Kentucky Governor Andy Beshear on Tuesday approved the creation of a cannabis research facility in the state, although he used his veto power to strike selected passages of the legislation. Beshear’s approval of the measure, House Bill 604, comes one week after the Democratic governor said he would take steps to legalize medical cannabis in the Bluegrass State.
Under the legislation, the Kentucky Center for Cannabis Research would be established at the University of Kentucky. The new facility would be tasked with planning and conducting research “to advance the study of the use of cannabis and cannabis derivatives for the treatment of certain medical conditions and diseases,” according to the text of the statute.
The university has already conducted some research into cannabis and has an established relationship with the U.S. Food and Drug Administration. The bill also requires the center to apply for approval from the U.S. Drug Enforcement Administration to cultivate cannabis and codifies eligibility requirements for individuals interested in participating in clinical cannabis research.
The legislation was passed by the Kentucky legislature earlier this month during the waning days of the legislative session. The bill received overwhelming approval from lawmakers after the state Senate failed to approve House Bill 136, a medical cannabis legalization bill that had been passed by the House of Representatives.
“This convenes researchers and scholars from across the state on this issue so we can reduce bottlenecks in the research and regulatory processes,” GOP Representative Kimberly Poore Moser, the sponsor of the legislation, said about House Bill 604 last month. “Our goal is to figure out what conditions cannabis can treat, and by doing so, make Kentucky a national leader in research, since only one other university has a similar program.”
Beshear Uses Line-Item Veto
Beshear used his line-item veto power to strike portions of the bill he did not support. The governor approved the legislative language authorizing the creation of the center, but removed other sections including provisions he said limited the purpose of the center and the powers of the university president to appoint its advisory board.
“I am vetoing these parts because they limit the purpose of the center and dictate who the president of the University of Kentucky should consider appointing to the advisory board after giving the president of the university sole appointing power,” Beshear wrote in his veto message.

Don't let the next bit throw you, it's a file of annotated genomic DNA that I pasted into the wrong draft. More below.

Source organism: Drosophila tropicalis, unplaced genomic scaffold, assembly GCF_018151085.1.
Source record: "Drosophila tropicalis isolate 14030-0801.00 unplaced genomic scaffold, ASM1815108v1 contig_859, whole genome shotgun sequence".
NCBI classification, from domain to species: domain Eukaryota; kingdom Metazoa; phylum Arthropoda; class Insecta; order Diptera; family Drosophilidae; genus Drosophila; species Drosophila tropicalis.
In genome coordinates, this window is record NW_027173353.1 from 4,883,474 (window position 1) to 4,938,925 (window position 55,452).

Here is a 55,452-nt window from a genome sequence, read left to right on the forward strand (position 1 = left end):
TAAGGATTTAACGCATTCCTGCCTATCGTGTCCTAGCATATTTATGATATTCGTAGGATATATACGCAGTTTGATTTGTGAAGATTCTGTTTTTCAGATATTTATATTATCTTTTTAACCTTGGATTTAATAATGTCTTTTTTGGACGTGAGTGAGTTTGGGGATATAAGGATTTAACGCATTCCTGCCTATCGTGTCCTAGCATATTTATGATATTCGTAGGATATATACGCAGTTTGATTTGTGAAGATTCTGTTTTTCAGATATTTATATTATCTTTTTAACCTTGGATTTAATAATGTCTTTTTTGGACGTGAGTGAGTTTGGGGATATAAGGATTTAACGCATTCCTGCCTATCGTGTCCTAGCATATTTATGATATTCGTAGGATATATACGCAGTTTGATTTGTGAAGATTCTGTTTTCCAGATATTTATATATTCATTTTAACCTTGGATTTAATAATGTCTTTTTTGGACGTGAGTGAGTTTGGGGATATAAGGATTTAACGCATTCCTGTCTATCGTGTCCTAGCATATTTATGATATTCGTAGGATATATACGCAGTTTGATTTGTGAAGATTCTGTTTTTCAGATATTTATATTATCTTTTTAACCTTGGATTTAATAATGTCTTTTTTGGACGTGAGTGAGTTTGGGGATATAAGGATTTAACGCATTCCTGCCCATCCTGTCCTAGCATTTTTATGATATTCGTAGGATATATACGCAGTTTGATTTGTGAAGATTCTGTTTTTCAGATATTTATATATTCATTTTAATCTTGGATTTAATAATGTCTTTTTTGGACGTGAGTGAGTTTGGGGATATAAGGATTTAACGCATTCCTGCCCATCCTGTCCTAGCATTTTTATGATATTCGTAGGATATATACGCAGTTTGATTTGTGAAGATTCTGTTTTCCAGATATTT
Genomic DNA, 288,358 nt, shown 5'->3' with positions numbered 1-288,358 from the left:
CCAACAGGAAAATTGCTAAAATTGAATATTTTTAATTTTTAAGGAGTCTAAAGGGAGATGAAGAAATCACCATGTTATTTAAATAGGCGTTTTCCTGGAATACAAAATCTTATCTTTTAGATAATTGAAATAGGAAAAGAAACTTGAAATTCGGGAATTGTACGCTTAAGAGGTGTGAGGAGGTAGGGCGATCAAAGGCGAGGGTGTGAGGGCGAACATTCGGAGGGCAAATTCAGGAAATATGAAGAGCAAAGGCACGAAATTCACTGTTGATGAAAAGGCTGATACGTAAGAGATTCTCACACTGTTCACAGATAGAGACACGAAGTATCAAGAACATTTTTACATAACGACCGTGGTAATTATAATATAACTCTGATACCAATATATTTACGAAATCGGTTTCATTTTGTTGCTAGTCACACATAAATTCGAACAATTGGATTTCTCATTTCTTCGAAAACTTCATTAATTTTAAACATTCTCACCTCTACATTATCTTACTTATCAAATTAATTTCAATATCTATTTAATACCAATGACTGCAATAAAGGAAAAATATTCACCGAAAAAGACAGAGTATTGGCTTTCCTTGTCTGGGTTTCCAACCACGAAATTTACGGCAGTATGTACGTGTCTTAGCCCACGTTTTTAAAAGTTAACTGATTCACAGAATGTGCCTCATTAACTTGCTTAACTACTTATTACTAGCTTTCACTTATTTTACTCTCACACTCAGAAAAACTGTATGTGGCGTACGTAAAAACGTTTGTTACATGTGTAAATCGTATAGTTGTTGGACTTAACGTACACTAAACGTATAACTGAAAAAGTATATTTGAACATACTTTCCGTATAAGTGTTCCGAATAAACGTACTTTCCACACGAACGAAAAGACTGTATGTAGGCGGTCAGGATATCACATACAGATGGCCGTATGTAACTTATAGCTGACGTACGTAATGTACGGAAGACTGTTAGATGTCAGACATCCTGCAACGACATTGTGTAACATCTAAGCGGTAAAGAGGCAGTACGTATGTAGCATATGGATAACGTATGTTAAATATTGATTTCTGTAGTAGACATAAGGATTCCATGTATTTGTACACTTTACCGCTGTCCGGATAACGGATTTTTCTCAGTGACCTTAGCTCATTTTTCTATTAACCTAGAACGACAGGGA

“I am also vetoing these parts because ongoing appropriations may be necessary,” he added.
Because the state legislature has adjourned for the legislative session, Beshear’s line-item vetoes will stand and cannot be overridden by lawmakers.
Earlier this month, Beshear said that he would explore taking executive action to advance the legalization of medical pot in Kentucky if lawmakers failed to pass House Bill 136. After the bill died in the state Senate, the governor released a plan last week to get medicinal cannabis to patients who need it.
“If they are not going to take action—not even give it a committee hearing in the Senate—then I believe it’s my obligation to see what’s possible given the will of the people and their desire to move forward on this,” Besear said. “It’s time to certainly move the conversation forward.”
“Would I have preferred if the legislature had passed it?” Beshear asked. “Yes. But they didn’t.”
Beshear added that he has directed his general counsel to provide advice about what executive actions can be taken to move the medical cannabis process along without the approval of lawmakers. He also said that he would appoint a medical cannabis advisory panel to hold meetings across Kentucky to get residents’ input on the issue. The governor’s office has also established an email account (GovMedicalCannabisAdvisoryTeam@ky.gov) so that residents who are unable to attend the public hearings in person can still provide input.
But Republican lawmakers balked at Beshear’s plan to take unilateral action on medical cannabis legalization. Kentucky state Senate President Robert Stivers said that such action would likely be unconstitutional.
“The public should be concerned with a governor who thinks he can change statute by executive order,” Stivers said. “He simply can’t legalize medical marijuana by executive order; you can’t supersede a statute by executive order because it’s a Constitutional separation of powers violation.”
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